The name of the movie comes from the fact that on the year 2013, director Laura Poitras received an encrypted e-mail from a stranger who calls himself "Citizenfour", who was Snowden, offering her inside information about illegal wiretapping practices of the US National Security Agency (NSA) and other intelligence agencies.
Laura Poitras took many security precautions related to the film, described by military writer Peter Maass among others. She moved to Berlin, Germany after being detained repeatedly at border controls when entering the US. She edited the film in Germany after flying directly there from Hong Kong with the Snowden footage, to prevent the FBI from showing up with a search warrant for her hard drives. All the film footage is kept on encrypted drives with multiple levels of nested protection. The computer she uses for reading sensitive documents is separated from the internet by an air gap.
The Film Society of Lincoln Center (which selects films for the New York Film Festival) reported that Laura Poitras changed the location of the initial screening for the NYFF's selection committee several times, in case someone was tracking her movements. The committee was shown a rough cut that had sensitive material redacted, and the NYFF "had to keep the movie's inclusion in the festival under wraps until mid-September" and it was "kept out of festival schedules and documents until [they] could talk about it openly". The last-minute inclusion in the festival's main slate was an unprecedented event for the NYFF, and "tickets for both screenings sold out within just a few hours".
The film's ending credits unusually name several free software projects and security tools, without which "this film would not be possible". The programs named include Tor, Tails, Debian GNU/Linux, Off-the-Record Messaging, the GNU Privacy Guard, Truecrypt, and SecureDrop.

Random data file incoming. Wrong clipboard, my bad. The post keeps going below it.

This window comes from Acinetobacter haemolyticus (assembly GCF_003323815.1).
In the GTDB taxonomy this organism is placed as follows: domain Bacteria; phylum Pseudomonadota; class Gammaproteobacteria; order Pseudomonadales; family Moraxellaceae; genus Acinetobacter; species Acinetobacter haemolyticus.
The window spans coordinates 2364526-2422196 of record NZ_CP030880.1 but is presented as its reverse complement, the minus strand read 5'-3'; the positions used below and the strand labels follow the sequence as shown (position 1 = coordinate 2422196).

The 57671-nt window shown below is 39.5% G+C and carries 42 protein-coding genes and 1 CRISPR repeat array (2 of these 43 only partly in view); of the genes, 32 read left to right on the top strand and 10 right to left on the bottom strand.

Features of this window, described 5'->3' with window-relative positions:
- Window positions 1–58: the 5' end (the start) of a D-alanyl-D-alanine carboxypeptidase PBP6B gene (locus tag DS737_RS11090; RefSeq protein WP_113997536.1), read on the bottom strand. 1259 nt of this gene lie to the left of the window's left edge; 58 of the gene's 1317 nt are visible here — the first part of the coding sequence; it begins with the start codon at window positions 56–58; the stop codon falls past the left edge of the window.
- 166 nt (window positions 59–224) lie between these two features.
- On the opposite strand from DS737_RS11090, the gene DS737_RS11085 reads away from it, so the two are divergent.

Edward Snowden used the number "4" for his code name because Thomas Drake, William Binney and J. Kirk Wiebe all tried to expose the NSA's mass surveillance before him; in his mind they were numbers 1-3.
Laura Poitras received several journalistic and humanitarian awards for reporting the Snowden disclosures depicted in the film, including the George Polk award (with Glenn Greenwald and Ewen MacAskill), the Ridenhour Truth-Telling Prize (with Edward Snowden) the Carl von Ossietzky medal for human rights (with Greenwald and Snowden), and the Henri Nannen Prize for Efforts for Independence of the Press.
As soon as Laura Poitras thought Edward Snowden was legit source in February 2013, she started using another computer, separate email addresses and only checking that email from locations that were away from her home because she wanted to maintain source protection.
Before coming out as a whistle-blower Edward Snowden had researched previous cases of leaks in NSA by Thomas Drake, William Binney and J. Kirk Wiebe extensively to try and avoid being silenced and having his life destroyed for even considering speaking out.